The brief intermezzo gives the solo instrument a broad melody to sing above non-stop chromatically rising scales on the strings, which are to be played louder and louder until they virtually eclipse the violin. Fragile, ethereal and pianissimo, the Passacaglia steals in: Ligeti compared this beginning to a “dream landscape of glass”, but in the course of the movement he contrives to destroy it. The finale displays a rhapsodic character as it juxtaposes the most varied passages and sonorities – in the sketches, Ligeti writes “hullabaloo” and “gibberish”.
Béla Bartók and the Art of Authenticity
In 1904, the 23-year-old Béla Bartók wrote to his sister of a new plan to collect authentic Hungarian folk music, not least because “our own good Hungarians ... are more satisfied with the usual gypsy slop”. He believed that his song-gathering expeditions, which eventually took him beyond the borders of his native country to explore authentic music throughout the entire Balkan region, could lead to the “generation of a new spirit in music”. Thus pristine, archaic “peasant music” became the pivotal point in Bartók’s creative work, and henceforth his motto would be reconciling nature with art.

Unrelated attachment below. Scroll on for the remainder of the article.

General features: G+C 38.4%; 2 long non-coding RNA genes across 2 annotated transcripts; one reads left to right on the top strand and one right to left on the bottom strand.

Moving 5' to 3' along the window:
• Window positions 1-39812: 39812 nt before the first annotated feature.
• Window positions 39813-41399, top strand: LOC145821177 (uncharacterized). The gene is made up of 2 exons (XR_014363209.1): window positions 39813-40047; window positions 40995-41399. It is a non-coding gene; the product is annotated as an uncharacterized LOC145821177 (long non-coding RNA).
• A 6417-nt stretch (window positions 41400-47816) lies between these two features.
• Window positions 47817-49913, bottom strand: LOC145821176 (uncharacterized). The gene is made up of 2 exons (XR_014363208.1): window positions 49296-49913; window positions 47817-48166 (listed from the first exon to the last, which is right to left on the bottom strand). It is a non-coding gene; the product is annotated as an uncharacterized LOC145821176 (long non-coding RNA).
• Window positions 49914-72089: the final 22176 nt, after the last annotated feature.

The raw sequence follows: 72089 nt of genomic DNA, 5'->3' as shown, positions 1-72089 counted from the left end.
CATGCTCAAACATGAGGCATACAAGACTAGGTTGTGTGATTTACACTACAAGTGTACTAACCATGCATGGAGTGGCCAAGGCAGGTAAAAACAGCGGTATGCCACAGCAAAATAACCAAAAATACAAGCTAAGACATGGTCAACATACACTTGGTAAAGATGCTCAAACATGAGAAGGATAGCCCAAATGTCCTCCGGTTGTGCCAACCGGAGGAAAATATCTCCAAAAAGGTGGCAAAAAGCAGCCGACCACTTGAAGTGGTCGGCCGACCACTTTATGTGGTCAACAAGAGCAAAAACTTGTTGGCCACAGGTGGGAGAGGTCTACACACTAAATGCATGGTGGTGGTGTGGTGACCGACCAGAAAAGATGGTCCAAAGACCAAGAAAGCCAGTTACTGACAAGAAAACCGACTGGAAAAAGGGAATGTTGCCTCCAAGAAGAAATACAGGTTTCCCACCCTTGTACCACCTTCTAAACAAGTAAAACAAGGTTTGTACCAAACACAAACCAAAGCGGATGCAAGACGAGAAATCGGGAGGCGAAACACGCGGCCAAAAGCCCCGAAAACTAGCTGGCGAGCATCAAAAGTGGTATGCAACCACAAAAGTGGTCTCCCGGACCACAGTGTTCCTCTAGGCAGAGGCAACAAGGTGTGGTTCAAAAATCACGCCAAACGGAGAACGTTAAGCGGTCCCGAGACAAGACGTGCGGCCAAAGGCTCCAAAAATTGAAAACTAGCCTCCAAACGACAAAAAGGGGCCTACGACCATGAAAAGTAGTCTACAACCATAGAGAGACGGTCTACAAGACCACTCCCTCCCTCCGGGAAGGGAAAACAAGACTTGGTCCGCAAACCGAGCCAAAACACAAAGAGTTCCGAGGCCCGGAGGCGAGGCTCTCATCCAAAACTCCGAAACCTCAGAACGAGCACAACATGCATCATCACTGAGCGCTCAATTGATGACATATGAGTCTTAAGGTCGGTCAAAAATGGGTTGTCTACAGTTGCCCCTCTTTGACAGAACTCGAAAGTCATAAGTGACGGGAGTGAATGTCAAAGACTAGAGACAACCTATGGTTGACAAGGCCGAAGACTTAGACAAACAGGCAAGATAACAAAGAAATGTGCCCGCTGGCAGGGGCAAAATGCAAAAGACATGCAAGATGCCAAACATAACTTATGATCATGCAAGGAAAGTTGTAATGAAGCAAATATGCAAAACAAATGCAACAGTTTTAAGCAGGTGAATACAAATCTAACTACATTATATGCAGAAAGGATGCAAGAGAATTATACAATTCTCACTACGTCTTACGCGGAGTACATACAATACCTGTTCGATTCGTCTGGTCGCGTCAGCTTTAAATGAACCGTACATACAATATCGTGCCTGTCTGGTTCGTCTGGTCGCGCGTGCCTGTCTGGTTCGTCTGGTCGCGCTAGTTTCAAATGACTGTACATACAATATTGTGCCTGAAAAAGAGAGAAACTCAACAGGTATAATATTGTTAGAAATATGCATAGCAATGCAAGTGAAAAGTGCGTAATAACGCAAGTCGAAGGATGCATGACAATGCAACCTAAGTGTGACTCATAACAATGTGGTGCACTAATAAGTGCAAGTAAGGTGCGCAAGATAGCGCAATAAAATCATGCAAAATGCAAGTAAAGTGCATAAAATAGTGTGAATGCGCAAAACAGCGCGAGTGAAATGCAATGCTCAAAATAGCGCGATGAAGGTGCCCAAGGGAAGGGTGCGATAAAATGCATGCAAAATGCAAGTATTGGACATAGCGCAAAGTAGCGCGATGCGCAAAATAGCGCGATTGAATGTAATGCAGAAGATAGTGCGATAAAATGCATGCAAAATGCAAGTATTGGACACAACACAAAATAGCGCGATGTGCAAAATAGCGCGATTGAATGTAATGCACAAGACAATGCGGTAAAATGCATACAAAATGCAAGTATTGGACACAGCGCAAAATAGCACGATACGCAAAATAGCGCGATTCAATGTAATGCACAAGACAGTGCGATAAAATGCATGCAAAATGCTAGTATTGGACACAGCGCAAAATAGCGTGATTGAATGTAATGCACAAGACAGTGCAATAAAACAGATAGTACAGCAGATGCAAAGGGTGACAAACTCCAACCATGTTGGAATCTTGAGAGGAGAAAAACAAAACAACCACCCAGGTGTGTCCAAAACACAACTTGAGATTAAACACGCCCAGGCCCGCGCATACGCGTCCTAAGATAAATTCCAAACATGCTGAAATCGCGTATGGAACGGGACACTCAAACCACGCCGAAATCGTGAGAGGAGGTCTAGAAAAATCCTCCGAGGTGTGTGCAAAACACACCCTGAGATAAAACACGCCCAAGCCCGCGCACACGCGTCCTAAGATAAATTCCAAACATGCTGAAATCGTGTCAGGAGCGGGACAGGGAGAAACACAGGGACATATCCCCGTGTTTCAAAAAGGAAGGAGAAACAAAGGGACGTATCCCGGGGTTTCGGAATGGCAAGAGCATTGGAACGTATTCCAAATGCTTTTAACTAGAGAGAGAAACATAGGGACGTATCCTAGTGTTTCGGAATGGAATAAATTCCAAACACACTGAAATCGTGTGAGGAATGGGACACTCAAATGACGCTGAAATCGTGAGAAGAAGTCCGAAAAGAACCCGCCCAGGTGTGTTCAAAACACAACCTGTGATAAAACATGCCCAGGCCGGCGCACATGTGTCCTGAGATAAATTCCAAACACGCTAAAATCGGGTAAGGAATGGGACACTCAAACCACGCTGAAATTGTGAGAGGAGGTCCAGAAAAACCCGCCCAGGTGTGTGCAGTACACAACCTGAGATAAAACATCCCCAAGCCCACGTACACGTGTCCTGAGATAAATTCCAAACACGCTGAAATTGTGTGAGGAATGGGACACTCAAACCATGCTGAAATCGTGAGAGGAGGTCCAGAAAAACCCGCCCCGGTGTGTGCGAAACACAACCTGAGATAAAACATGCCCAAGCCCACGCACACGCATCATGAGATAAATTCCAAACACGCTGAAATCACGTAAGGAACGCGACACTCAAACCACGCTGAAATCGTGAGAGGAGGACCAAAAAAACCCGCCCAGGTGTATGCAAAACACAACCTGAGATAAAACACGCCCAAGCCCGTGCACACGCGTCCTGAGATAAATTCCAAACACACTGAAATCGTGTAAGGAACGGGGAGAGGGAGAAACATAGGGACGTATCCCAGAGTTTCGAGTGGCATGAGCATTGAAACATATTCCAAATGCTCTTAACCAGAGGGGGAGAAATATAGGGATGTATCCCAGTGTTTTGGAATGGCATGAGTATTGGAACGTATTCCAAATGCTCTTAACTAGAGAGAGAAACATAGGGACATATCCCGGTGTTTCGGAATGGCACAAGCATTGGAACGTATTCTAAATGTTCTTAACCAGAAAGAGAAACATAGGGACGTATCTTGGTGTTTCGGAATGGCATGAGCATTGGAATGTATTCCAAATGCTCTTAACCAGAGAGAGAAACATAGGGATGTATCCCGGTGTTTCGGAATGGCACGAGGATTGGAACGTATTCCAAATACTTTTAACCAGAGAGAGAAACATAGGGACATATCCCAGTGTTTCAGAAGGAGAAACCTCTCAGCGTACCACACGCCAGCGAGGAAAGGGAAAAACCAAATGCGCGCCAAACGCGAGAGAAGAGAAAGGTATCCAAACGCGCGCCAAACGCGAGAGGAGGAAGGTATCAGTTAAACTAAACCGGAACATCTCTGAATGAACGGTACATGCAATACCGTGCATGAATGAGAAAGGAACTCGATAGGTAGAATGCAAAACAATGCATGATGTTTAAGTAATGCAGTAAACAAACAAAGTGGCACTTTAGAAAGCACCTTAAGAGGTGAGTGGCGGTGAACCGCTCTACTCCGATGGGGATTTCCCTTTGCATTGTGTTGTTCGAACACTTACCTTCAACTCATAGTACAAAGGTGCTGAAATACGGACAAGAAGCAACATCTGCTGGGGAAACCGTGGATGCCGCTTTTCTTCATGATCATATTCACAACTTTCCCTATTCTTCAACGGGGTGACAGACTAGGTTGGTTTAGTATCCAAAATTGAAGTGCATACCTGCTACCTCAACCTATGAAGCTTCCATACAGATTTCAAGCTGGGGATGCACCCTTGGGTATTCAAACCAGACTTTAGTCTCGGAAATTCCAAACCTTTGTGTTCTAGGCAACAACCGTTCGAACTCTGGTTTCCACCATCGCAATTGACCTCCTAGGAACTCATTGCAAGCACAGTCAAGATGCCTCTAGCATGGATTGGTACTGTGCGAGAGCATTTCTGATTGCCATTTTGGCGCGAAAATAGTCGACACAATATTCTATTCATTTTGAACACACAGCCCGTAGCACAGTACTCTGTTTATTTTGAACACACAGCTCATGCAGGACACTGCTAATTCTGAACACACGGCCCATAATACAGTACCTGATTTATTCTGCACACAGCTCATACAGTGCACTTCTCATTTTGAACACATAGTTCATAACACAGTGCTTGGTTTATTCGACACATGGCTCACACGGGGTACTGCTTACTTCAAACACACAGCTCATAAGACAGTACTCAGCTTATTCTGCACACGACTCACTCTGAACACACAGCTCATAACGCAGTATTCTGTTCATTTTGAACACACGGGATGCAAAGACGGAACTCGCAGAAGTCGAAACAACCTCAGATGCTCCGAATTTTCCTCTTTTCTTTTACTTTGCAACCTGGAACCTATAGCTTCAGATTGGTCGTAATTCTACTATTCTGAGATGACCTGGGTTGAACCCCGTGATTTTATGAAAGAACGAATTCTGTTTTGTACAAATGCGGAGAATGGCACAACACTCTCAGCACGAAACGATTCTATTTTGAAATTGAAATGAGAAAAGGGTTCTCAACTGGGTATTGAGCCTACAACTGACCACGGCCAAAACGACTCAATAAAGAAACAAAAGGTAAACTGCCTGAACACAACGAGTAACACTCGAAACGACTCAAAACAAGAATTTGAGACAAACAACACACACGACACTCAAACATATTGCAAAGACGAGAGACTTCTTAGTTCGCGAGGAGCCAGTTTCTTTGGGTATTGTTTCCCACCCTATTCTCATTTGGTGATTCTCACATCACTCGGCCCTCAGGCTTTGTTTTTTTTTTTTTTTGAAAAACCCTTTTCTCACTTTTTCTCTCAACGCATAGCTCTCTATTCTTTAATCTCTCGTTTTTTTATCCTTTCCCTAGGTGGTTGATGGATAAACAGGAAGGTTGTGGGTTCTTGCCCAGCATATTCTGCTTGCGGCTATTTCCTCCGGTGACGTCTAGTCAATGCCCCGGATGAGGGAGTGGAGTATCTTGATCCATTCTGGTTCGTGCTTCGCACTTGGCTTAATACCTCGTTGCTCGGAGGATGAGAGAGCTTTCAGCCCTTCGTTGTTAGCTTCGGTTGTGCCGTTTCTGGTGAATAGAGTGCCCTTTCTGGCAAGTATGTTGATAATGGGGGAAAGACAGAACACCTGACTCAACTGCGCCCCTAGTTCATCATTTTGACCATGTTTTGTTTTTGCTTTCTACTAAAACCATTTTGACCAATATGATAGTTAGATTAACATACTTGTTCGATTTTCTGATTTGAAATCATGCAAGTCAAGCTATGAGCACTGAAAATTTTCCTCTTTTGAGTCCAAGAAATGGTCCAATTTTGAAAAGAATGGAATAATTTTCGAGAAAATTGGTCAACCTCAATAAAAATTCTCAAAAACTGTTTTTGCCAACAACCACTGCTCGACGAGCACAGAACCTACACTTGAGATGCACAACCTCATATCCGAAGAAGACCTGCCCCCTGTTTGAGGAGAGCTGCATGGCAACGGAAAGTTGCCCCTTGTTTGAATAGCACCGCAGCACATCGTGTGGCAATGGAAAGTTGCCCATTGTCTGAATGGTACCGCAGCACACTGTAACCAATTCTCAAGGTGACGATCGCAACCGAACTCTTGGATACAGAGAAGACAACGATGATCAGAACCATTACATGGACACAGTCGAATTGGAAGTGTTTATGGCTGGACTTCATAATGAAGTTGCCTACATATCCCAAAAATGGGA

In 1913, the Budapest Opera House commissioned him to compose a pantomime. He chose a subject that orbited round both of these poles, basing the work on a fairytale by Béla Balázs, published in 1912, about a Prince who seeks the favour of a beautiful but haughty Princess. As she stubbornly ignores him, he decides to make a wooden doll, his artistic alter ego. The Princess is enraptured by the puppet and falls in love with it, though not with its flesh-and-blood model. Nature consoles the Prince by adorning his head with flowers and flowing tresses. Now not even the Princess can overlook his charms, and she quickly tires of his wooden companion.
Bartók’s music for the pantomime The Wooden Prince also represents the confrontation of opposing worlds: melodic motifs from southeast European folk music with expressionistic effects; moments of Romantic ardour with strident passages; peaceful nature images with garish instrumental colours and graphically pointed rhythms. Bartók had long been afraid that the Budapest public would “no longer be naïve enough and not yet cultivated enough” (as his comrade and colleague Zoltán Kodály put it) to grasp the appeal of his folk-musical discoveries. Nevertheless, the premiere of The Wooden Prince on 12 May 1917 was a success. The audience, as reported in the Budapest Hírlap, “listened to the music with rapt attention, was not put off by its modernity, and even enjoyed its interesting novelties.”
Translation: Richard Evidon